The complexity of the aerosol-cloud interactions and local atmospheric conditions where the clouds are developing are factors in the large variation evidenced for this phenomenon. Advances have been made in the understanding of the regional and/or global impact based on observational studies, particularly for low-level stratiform clouds that constitute a simpler cloud system to study than many of the other cloud types. Column aerosol number concentration and column cloud droplet concentration over the oceans from the AVHRR (Nakajima et al., 2001) indicated a positive correlation, and an increase in shortwave reflectance of low-level, warm clouds with increasing cloud optical thickness, while liquid water path (LWP) remained unmodified. While these results are only applicable over the oceans and are based on data for only four months, the positive correlation between an increase in cloud reflectance and an enhanced ambient aerosol concentration has been confirmed by other studies (Brenguier et al., 2000a,b; Rosenfeld et al., 2002). However, other studies highlight the sensitivity to LWP, linking high pollution entrained into clouds to a decrease in LWP and a reduction in the observed cloud reflectance (Jiang et al., 2002; Brenguier et al., 2003; Twohy et al., 2005). Still others (Han et al., 2002, using AVHRR observations) have reported an absence of LWP changes in response to increases in the column-averaged droplet number concentration, this occurred for one-third of the cloud cases studied for which optical depths ranged between 1 and 15. Results of large-eddy simulations of stratocumulus (Jiang et al., 2002; Ackerman et al., 2004; Lu and Seinfeld, 2005) and cumulus clouds (Jiang and Feingold, 2006; Xue and Feingold, 2006) seem to confirm the lack of increase in LWP due to increases in aerosols; they point to a dependence on precipitation rate and relative humidity above the clouds (Ackerman et al., 2004). The studies above highlight the difficulty of devising observational studies that can isolate the albedo effect from other effects (e.g., meteorological variability, cloud dynamics) that influence LWP and therefore cloud RF.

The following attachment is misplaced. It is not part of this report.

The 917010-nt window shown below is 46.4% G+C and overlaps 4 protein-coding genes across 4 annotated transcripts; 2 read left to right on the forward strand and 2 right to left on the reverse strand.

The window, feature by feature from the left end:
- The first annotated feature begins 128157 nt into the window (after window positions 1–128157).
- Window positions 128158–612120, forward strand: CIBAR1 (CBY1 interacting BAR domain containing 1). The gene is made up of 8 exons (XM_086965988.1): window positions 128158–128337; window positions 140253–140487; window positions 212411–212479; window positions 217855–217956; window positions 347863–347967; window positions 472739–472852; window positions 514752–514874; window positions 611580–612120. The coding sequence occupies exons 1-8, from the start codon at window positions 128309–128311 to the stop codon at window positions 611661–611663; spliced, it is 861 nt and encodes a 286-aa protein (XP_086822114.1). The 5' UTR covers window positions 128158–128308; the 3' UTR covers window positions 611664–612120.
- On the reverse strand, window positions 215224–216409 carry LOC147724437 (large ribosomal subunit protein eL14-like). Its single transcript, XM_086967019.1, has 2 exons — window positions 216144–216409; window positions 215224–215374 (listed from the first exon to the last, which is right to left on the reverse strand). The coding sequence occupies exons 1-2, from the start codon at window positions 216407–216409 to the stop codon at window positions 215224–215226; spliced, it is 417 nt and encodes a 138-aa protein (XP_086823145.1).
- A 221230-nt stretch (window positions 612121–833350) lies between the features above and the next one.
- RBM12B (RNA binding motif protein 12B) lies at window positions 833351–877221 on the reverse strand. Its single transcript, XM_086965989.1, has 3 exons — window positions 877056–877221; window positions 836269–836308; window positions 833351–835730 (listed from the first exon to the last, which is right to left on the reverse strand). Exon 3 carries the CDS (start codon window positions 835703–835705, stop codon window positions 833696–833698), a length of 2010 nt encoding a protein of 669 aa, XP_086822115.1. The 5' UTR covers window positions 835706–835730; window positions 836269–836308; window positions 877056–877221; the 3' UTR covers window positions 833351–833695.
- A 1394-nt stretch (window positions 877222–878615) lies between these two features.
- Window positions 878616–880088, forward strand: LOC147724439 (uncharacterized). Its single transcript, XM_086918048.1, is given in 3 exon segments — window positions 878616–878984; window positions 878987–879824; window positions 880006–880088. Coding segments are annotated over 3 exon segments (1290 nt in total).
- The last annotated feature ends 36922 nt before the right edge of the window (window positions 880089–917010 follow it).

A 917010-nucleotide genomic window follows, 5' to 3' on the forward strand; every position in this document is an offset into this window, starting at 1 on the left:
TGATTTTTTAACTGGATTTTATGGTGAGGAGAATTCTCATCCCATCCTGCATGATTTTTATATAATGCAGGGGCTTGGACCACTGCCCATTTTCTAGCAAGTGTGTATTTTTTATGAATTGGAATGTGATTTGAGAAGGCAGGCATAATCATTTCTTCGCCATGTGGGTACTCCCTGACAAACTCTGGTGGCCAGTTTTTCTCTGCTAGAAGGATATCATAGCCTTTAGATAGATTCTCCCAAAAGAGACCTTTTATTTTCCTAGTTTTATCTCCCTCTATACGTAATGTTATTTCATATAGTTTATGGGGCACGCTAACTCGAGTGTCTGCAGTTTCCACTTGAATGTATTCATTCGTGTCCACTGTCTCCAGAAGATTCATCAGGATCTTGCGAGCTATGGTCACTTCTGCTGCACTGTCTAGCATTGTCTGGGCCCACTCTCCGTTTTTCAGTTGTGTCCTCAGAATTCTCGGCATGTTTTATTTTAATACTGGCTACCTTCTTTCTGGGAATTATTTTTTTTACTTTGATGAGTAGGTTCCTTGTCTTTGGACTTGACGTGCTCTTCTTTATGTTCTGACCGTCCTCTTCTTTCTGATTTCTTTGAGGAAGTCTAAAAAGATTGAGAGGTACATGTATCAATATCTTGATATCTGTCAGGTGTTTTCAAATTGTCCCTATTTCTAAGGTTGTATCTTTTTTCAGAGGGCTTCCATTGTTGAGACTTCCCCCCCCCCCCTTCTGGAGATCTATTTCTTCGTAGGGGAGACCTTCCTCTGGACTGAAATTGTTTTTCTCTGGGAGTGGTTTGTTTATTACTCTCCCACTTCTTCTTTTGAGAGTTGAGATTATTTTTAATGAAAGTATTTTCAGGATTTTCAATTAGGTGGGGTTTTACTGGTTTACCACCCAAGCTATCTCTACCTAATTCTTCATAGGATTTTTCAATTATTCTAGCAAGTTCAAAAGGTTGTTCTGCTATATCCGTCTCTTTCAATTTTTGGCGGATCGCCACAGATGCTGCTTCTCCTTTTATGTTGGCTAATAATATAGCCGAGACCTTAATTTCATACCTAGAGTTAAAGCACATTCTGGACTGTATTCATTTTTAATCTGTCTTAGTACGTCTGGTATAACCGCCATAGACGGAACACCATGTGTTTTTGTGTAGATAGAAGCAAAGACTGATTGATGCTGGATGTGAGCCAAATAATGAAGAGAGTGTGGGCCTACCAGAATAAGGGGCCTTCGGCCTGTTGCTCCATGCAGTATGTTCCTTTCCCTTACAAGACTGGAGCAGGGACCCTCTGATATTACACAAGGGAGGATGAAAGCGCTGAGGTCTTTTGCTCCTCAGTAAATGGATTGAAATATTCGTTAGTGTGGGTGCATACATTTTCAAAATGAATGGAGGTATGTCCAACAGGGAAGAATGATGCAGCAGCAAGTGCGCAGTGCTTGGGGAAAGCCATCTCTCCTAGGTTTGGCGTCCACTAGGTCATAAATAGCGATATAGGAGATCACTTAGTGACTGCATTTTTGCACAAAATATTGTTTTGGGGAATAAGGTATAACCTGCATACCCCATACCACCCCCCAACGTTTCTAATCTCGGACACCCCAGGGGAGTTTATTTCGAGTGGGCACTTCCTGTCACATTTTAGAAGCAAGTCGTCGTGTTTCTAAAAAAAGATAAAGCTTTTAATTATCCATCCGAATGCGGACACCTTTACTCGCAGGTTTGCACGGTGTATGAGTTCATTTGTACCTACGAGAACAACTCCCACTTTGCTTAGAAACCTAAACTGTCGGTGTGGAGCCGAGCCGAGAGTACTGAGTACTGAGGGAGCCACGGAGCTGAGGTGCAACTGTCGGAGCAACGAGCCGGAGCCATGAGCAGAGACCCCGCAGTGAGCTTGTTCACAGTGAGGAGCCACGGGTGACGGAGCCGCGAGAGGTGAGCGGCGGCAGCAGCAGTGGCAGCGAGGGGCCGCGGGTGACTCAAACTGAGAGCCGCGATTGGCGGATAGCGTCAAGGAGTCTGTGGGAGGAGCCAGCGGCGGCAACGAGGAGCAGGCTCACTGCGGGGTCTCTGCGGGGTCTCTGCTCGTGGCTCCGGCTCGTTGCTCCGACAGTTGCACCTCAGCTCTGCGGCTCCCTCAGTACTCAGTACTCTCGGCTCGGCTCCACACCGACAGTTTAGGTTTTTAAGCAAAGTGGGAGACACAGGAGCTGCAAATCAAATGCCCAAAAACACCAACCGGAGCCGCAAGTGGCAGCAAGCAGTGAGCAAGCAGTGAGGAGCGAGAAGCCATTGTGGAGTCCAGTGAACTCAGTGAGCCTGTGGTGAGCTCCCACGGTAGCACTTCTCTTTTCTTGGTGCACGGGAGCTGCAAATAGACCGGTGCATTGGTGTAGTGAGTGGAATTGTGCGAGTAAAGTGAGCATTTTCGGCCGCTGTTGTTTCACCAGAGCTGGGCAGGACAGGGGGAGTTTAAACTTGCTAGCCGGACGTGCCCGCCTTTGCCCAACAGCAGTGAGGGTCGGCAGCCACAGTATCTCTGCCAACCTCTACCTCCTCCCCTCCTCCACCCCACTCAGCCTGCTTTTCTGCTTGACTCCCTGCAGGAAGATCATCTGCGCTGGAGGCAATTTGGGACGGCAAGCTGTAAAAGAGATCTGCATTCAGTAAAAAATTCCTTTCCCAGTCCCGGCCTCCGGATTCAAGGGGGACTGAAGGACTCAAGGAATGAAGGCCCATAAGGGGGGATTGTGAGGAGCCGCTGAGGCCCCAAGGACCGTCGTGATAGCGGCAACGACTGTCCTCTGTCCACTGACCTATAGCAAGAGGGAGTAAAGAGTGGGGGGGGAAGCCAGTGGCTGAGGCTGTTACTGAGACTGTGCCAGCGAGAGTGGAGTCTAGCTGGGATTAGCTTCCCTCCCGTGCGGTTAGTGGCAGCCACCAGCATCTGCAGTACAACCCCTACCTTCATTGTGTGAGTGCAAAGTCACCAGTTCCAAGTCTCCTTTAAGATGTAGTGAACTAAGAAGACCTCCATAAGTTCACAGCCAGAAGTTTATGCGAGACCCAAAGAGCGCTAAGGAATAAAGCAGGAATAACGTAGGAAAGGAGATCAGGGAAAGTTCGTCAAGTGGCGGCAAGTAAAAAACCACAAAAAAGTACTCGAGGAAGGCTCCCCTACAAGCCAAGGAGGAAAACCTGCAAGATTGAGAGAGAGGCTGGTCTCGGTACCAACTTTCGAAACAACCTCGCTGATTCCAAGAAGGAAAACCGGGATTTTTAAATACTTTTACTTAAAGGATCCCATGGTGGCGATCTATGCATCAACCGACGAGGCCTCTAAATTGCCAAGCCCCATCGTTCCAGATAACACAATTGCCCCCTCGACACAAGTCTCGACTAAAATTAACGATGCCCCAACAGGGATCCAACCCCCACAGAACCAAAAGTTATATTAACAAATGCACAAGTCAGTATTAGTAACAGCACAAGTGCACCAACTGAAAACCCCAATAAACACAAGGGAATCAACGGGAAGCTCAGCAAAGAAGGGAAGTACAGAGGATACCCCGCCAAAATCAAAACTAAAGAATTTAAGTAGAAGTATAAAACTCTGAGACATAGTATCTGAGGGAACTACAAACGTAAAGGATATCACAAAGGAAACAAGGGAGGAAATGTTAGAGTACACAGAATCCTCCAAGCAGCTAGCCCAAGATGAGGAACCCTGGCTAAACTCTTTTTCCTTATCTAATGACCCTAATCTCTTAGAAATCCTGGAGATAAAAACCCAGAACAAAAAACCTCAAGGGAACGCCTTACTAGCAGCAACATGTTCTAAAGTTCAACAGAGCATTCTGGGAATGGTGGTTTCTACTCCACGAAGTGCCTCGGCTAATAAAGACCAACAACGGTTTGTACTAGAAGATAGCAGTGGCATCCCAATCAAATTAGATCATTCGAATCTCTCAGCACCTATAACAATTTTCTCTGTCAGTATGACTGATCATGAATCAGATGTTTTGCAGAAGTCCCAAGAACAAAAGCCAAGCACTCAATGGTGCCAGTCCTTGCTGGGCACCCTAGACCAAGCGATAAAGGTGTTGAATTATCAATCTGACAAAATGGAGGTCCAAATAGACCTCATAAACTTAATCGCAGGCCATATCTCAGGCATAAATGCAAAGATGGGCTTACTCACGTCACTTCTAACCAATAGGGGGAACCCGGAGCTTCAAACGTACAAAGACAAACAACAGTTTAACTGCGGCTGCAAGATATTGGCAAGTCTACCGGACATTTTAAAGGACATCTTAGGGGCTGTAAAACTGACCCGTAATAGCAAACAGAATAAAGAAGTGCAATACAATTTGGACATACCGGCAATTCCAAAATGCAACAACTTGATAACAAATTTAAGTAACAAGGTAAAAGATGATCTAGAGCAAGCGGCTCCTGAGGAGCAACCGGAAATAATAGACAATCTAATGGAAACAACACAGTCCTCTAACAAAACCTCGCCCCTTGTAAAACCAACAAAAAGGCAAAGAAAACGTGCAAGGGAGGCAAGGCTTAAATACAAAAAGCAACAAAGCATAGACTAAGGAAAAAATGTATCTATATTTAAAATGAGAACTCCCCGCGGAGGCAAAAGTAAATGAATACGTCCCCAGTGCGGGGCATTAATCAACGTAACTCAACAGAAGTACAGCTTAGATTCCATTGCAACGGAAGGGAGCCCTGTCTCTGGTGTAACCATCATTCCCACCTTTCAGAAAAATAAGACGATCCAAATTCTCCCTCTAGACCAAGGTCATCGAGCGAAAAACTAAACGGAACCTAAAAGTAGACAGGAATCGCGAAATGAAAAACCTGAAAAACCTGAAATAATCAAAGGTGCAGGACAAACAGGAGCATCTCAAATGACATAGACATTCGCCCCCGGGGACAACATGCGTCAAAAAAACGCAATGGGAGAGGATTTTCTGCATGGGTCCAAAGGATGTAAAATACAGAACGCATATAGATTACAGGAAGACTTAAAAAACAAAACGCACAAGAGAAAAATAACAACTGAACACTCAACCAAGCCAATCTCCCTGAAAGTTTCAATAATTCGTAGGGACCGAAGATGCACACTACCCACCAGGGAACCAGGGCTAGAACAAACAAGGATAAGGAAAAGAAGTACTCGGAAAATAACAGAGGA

Results from the POLDER satellite instrument, which retrieves both submicron aerosol loading and cloud droplet size, suggest much larger cloud effective radii in remote oceanic regions than in the highly polluted continental source areas and downwind adjacent oceanic areas, namely from a maximum of 14 µm down to 6 µm (Bréon et al., 2002). This confirms earlier studies of hemispheric differences using AVHRR. Further, the POLDER- and AVHRR-derived correlations between aerosol and cloud parameters are consistent with an aerosol indirect effect (Sekiguchi et al., 2003). These results suggest that the impact of aerosols on cloud microphysics is global. Note that the satellite measurements of aerosol loading and cloud droplet size are not coincident, and an aerosol index is not determined in the presence of clouds. Further, there is a lack of simultaneous measurements of LWP, which makes assessment of the cloud albedo RF difficult.

The albedo effect is also estimated from studies that combined satellite retrievals with a CTM, for example, in the case of two pollution episodes over the mid-latitude Atlantic Ocean. Results indicated a brightening of clouds over a time scale of a few days in instances when LWP did not undergo any significant changes (Hashvardhan et al., 2002; Schwartz et al., 2002; Krüger and Graβl, 2002). There have been fewer studies on aerosol-cloud relationships under more complex meteorological conditions (e.g., simultaneous presence of different cloud types).

The presence of insoluble particles within ice crystals constituting clouds formed at cold temperatures has a significant influence on the radiation transfer. The inclusions of scattering and absorbing particles within large ice crystals (Macke et al., 1996) suggest a significant effect. Hence, when soot particles are embedded, there is an increase in the asymmetry parameter and thus forward scattering. In contrast, inclusions of ammonium sulphate or air bubbles lead to a decrease in the asymmetry parameter of ice clouds. Given the recent observations of partially insoluble nuclei in ice crystals (Cziczo et al., 2004) and the presence of small crystal populations, there is a need to further develop the solution for radiative transfer through such systems.